New methods of growing wheat over the past few years have given Moroccan farmers a boost as droughts and heatwaves increasingly became a cause for concern, reports The National , October 9.
According to an expert, heat tolerant varieties of wheat recently grown in Morocco have produced the same yields with just half of the rainfall usually required.
Morocco has experienced rough droughts and heatwaves, particularly during the summer season. On August 11 2023, the Moroccan meteorological service recorded a national record of 50.4C in the southern city of Agadir.
In neighbouring Tunisia, wheat shortages amongst the lacking of basic food items have worried the population. Also, the government has had to rely on international exports which have made their finances even more lacklustre.
However, Director General of the International Centre for Agricultural Research in the Dry Areas (ICARDA), Aly Abousabaa said the yields with the new strain of wheat were powerful even during 2021 and 2022 when Morocco experienced the “drought of the century”.
ICARDA is a member of Consultative Group for International Agricultural Research (CGIAR) and is a non-profit agricultural research institute that aims to broaden the livelihoods of the resource-lacking across the globe’s dry areas.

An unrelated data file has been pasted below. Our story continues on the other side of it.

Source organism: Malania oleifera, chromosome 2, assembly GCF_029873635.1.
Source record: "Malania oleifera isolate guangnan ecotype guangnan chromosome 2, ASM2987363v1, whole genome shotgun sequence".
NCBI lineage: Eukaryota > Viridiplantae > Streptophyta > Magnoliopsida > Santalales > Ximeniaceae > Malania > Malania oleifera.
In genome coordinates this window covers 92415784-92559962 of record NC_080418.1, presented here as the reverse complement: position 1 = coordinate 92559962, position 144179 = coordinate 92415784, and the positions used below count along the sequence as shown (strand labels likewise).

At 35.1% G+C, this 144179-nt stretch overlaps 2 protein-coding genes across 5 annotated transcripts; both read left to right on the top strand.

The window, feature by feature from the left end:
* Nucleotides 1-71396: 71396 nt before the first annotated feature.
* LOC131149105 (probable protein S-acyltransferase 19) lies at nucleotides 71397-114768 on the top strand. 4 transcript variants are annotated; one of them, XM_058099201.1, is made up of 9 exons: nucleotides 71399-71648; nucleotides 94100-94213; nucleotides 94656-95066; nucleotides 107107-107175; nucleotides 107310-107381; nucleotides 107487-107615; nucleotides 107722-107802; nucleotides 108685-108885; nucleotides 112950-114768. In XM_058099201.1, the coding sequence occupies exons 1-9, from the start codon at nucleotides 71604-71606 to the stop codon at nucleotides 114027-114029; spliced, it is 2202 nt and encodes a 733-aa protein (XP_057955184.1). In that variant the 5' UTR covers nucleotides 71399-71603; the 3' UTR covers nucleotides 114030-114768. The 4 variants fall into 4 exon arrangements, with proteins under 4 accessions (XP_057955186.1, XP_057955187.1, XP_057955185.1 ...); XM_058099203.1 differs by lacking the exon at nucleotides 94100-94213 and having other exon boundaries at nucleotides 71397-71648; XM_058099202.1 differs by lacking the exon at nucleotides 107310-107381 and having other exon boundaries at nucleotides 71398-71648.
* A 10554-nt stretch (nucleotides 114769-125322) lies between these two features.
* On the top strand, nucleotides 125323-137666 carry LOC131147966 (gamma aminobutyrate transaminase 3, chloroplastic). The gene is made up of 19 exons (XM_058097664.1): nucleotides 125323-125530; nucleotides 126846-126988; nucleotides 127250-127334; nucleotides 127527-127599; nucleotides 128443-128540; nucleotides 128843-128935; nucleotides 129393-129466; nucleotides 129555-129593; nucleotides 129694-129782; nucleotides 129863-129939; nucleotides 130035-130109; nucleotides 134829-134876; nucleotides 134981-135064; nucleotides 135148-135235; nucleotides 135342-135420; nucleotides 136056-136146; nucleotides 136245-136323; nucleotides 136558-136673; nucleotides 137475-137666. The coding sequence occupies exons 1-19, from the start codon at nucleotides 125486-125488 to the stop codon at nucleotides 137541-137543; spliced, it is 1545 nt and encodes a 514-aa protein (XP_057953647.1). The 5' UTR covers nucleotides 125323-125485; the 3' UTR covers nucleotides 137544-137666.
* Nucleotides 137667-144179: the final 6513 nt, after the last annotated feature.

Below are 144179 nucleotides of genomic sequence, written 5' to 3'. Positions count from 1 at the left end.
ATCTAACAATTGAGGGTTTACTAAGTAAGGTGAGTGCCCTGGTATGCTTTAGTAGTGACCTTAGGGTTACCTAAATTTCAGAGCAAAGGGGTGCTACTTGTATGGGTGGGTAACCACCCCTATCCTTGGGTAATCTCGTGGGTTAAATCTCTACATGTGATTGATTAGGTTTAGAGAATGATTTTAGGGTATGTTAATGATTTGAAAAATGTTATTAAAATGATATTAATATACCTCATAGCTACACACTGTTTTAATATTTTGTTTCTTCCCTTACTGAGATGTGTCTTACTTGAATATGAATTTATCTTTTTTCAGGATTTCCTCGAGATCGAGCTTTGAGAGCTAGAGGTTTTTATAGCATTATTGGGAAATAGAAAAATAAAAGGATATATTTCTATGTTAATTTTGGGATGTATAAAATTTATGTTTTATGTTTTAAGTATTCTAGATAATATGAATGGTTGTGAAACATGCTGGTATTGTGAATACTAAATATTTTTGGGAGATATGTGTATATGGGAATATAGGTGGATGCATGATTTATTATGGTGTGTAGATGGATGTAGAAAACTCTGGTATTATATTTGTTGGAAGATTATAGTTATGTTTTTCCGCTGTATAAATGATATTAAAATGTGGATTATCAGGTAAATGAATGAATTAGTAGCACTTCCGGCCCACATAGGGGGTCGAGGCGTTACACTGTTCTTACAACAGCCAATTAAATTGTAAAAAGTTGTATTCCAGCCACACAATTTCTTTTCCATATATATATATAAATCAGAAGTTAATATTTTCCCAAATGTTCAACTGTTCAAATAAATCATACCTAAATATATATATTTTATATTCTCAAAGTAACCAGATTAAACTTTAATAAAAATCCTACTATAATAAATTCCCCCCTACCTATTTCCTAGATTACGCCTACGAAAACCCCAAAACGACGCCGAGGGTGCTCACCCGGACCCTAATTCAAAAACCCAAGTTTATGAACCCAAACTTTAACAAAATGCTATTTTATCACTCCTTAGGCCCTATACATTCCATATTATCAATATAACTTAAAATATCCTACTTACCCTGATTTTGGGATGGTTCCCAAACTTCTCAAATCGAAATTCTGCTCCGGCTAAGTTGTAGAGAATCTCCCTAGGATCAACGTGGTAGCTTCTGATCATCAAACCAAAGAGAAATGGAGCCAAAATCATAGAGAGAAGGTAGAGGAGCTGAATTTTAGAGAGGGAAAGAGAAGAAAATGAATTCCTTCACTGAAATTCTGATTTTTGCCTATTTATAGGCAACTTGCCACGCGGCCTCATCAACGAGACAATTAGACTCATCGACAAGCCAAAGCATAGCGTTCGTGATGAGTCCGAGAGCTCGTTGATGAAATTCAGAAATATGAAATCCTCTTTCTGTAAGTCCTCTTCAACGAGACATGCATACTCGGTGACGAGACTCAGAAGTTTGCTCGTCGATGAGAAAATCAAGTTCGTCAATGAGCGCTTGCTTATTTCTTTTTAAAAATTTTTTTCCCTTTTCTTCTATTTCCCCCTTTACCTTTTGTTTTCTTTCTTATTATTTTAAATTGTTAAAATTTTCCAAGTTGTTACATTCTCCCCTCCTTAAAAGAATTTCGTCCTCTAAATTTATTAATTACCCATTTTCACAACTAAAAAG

Abousabaa spoke on a panel on the second day of the Middle East and North African Climate Week on and noted that it was key for farmers to adapt to a heating planet.
This year’s Climate Week in the MENA region will be held in the Saudi Arabian city of Riyadh from October 8 to 12.
Mr. Abousabaa told The National that, “Typical rainfall in Morocco is 350mm to 400mm a year but in the past two years the average in the location where it was tested was half of this amount. You immediately see there was a 50 per cent loss of water and yet it gave a typical yield. That is a truly revolutionary.”
A seasoned academic, he became Director General of ICARDA in October 2016 and has 35 years of experience in high-level strategic leadership of complex sustainable development.
The Egyptian expert added, “Over thousands of years, plants adapted to a certain pattern and when the climate changed, the plants got confused. This comes with penalties on water; penalties on yield production; and the introduction of new forms of pests and disease.”
Despite multiple negative predictions about the future state of the earth, Abousabaa remains optimisic.
Regarding the matter he said, “I believe as things get worse there will be innovations in science and technology that will help us cope”.